Surprise! You’ve been using Classes all along! Kind of.

It’s easy to get started with classes. In fact, you’re probably used to working with them in PowerShell. For instance, if you’ve ever rounded a number in PowerShell, you’ve used the [Math] class, which has many helpful operations available.

$pi = 3.14159


Wondering about the double colon there? No, I’m not referring to the delicious chocolatey stuffed Colon candy, either.

Remember kids to get this checked out regularly once you’re in your thirties.

What we’re doing there is calling a Static Method.

Methods: Instance versus Static Methods

Normally when we call methods, we’re used to doing something like this.

$date = Get-Date

In this process, we’re calling Get-Date, which instantiates (which makes an instance of) an object of the DateTime class.

As soon as we go from the high level description of the class to an actual object of that class (also called an instance), it get’s its own properties and methods, which pertain to this instance of the class. For this reason, the methods we get from instantiating an instance of a class is referred to as Instance Methods.

Conversely, when a class is loaded into memory, its methods are always available, and they also cannot be changed without reloading the class. They’re immutable, or static, and you don’t need to call an instance of the class to get them. They’re known as Static Methods.

For example, if I want to round a number I just run


I don’t have to make an instance of it first, like this.

#What we won't do
$math = new-object -TypeName System.Math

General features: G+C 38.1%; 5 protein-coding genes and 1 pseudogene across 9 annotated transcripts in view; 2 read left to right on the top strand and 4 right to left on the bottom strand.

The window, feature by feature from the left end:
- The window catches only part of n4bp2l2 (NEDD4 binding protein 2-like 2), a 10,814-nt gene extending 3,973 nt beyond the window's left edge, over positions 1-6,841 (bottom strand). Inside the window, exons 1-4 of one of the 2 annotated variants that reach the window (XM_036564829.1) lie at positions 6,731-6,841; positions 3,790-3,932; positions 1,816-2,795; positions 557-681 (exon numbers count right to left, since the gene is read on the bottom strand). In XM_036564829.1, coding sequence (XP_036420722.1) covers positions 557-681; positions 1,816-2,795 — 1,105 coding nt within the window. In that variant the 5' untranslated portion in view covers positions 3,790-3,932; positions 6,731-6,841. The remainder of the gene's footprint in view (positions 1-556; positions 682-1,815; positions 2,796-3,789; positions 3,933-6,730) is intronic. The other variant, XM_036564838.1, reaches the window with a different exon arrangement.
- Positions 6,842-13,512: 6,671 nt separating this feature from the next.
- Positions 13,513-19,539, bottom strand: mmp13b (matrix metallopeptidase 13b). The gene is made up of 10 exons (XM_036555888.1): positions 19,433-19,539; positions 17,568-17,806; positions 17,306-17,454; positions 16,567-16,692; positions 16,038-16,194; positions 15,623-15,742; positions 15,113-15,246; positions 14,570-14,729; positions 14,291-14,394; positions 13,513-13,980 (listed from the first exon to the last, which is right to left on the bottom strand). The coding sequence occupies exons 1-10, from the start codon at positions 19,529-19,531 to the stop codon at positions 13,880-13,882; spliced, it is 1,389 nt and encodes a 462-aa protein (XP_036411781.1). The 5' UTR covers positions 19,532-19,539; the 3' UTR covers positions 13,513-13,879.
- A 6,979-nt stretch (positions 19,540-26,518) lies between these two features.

>new-object : A constructor was not found. Cannot find an appropriate constructor for type System.Math.

This error message of ‘No constructor is telling us that we are not meant to try an make an object out of it. We’re doing it wrong!

Making a FoxFile class

Defining a class is easy! It involves using a new keyword, like Function or Resource. In this case, the keyword is Class. We then splat down some squiggles and we’re done.

Class FoxFile


#Values you want it to have (you could allow arrays, int, etc)


Breaking this down, at the start, we call the keyword of Class to prime PowerShell on how to interpret the following script block. Next, I define the values I want my object to have.

If I run this as it is…I don’t get much out of it.

PS > [FoxFile]

IsPublic IsSerial Name BaseType
-------- -------- ---- --------
True False FoxFile System.Object

However, using Tab Expansion, I see that I have a StaticMethod of New() available. For free! If I run it, I get a new FoxFile object, but it doesn’t have anything defined.

PS > [FoxFile]::new()

Name Size Age
---- ---- ---

Not super useful…however because I didn’t add any instructions or bindings to it. Let’s go a little bit deeper.

Getting Fancy, adding a method to my Class